KHARTOUM (Reuters) – Sudan’s opposition on Tuesday rejected a plan by its military rulers to hold elections within nine months, a day after the worst bout of violence since Omar al-Bashir was ousted as president in April.
At least 35 people were killed on Monday when security forces stormed a protest camp outside the Defence Ministry in central Khartoum, according to doctors linked to the opposition.
The military council that has ruled since Bashir’s overthrow afterwards cancelled all agreements with the main opposition alliance.
But Madani Abbas Madani, a leader of the Declaration of Freedom and Change Forces (DFCF) opposition alliance, said an open-ended civil disobedience campaign would continue to try to force the council from power.
The opposition rejected all that Transitional Military Council (TMC) Head Lieutenant General Abdel Fattah al-Burhan said in his statement, Madani told Reuters.
“What happened, killing protesters, wounding and humiliation, was a systematic and planned matter to impose repression on the Sudanese people,” he said.
The atmosphere in the capital Khartoum was very tense on Tuesday as many roads were barricaded by protesters, many shops were shut and streets were mostly empty. Security forces were trying to clear the barricades, a Reuters witness said.
Rapid Support Forces vehicles were patrolling the streets in Omdurman, on the other side of the River Nile from Khartoum, and firing into the air.
The leaders of protests that forced Bashir from power after three decades of authoritarian rule in April have demanded preparations for elections during a transitional period led by a civilian administration.
The military council has also been under both domestic and international pressure to hand over power to civilians. It had agreed to a three-year transition period with the DFCF.
RISK OF ESCALATION
The main protest organizers, the Sudanese Professionals Association (SPA), accused the security forces of perpetrating “a massacre” when they raided the camp amid heavy gunfire.
Council spokesman Lieutenant General Shams El Din Kabbashi denied this and said security forces were pursuing “unruly elements” who had fled to the protest site and caused chaos.
Sudan has been rocked by unrest since December, when anger over rising bread prices and cash shortages broke into sustained protests that culminated in the armed forces ousting Bashir.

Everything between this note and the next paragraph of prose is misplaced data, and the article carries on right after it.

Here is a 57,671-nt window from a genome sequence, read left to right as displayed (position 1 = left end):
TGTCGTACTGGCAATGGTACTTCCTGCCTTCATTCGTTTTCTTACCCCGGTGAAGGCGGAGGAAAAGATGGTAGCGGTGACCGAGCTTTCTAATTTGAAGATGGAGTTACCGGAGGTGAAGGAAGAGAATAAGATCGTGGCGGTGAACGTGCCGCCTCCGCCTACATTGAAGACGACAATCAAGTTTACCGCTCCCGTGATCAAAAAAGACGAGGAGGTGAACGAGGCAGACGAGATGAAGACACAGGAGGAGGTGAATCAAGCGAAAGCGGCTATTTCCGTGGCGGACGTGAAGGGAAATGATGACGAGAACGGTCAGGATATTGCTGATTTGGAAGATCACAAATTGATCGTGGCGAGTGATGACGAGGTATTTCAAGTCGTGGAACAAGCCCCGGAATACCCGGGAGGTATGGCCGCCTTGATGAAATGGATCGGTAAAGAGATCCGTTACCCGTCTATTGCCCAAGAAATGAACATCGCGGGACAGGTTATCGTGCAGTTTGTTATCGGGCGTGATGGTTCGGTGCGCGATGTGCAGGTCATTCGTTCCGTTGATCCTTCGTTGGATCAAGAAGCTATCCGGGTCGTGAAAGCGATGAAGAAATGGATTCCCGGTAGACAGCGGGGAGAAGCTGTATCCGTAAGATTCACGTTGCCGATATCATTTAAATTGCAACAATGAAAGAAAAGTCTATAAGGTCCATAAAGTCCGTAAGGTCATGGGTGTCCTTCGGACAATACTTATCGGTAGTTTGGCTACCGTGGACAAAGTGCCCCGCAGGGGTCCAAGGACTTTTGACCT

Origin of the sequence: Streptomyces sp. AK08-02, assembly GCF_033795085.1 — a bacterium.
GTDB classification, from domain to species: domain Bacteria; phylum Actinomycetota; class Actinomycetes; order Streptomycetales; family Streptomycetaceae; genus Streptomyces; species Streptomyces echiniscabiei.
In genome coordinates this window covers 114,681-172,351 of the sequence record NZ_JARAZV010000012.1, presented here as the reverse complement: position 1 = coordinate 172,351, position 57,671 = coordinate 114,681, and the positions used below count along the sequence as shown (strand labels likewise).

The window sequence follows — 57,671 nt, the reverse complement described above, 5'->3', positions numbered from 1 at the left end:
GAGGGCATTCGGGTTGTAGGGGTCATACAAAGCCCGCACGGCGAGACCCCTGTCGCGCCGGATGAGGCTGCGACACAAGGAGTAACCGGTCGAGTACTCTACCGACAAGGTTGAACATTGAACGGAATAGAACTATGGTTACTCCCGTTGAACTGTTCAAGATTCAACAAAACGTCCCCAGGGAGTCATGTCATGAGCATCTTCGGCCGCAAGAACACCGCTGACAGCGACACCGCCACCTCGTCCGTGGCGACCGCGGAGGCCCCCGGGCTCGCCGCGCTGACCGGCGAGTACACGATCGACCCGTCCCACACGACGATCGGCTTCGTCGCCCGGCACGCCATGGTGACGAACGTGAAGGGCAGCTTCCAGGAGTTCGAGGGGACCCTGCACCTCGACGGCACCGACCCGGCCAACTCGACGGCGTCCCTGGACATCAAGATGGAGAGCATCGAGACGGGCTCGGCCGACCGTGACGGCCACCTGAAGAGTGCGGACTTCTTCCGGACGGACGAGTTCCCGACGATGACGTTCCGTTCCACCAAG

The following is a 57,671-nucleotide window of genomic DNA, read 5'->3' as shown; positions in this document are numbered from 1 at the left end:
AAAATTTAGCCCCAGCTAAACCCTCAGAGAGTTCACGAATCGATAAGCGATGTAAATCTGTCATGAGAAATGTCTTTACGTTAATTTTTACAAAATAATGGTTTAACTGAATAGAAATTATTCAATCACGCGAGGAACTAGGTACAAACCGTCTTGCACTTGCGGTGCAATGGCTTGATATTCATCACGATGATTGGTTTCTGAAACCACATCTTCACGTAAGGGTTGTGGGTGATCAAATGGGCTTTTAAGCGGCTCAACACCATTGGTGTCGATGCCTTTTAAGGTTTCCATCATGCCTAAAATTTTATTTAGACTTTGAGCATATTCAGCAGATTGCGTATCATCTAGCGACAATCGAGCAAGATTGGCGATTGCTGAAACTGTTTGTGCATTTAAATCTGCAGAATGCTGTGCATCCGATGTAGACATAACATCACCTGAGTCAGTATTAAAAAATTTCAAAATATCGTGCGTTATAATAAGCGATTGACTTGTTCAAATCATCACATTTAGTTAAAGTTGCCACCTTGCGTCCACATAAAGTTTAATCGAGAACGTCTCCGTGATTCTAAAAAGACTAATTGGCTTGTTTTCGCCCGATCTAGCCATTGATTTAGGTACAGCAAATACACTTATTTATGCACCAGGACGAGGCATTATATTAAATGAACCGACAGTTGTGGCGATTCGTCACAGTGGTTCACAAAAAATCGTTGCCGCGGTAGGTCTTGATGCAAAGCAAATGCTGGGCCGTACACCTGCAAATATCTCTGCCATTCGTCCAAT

But talks between a coalition of protesters and opposition parties ground to a halt amid deep differences over who will lead a transition to democracy that both sides had agreed will last for three years.
In a televised address in the early hours of Tuesday morning, council leader Burhan said the opposition coalition was equally responsible for the delay in coming to a final agreement.
The council had decided to cancel all agreements with the protest groups and called for elections within nine months, which he said will be organized under regional and international supervision.
“Gaining legitimacy and a mandate does not come but through the ballot box,” Burhan said.
He also announced that a government would immediately be formed to run the country until elections are held.
Burhan also said he regretted the violence and it would be investigated.
The security forces’ operation drew condemnation from Europe, the United States and the African Union.
U.N. spokesman Stephane Dujarric said it was clear they had used excessive force on civilians, while British Foreign Minister Jeremy Hunt called the dispersal “outrageous”.
The European Union urged a speedy transfer of power to civilians. Neighbouring Egypt called for “calm and restraint”, while the United Arab Emirates (UAE) said it hoped that dialogue would prevail in Sudan.
The Soufan Group, a security and intelligence think-tank, warned that the situation could escalate swiftly to more violence.
“There are clear parallels to some of the Arab Spring protests that eventually progressed to full-blown insurgencies, including Syria, where indiscriminate shelling of civilians by the military initially galvanized protest movements that helped launch a broader uprising,” it said in an analysis.
“There is a real risk that the situation could spiral into full-blown civil war, which would significantly affect the region, with spillover violence impacting the ongoing conflict in Libya.”
However, Hamid Eltgani Ali, a professor at the American University in Cairo, predicted that the protest movement would succeed in forcing the military to step down. There were two competing visions for Sudan’s future, he told Reuters.
“The vision of hate and division is led by the Janjaweed (militias) and military resisting to preserve their economic interests they enjoyed during Bashir’s rule, while the vision of hope is led by professional associations and syndicates. They want a democratic, open Sudan with a strong developmental vision,” Ali said.
Sudan has been on a U.S. list of states that sponsor terrorism since 1993 that denies the country access to financial markets and strangles its economy.
Washington lifted a 20-year trade embargo against Sudan in 2017 and was in discussions to remove it from the sponsor of terrorism list when the military stepped in to depose Bashir.
Reporting by Ali Abdelaty, Nadine Awadalla, and Yousef Saba, Editing by Angus MacSwan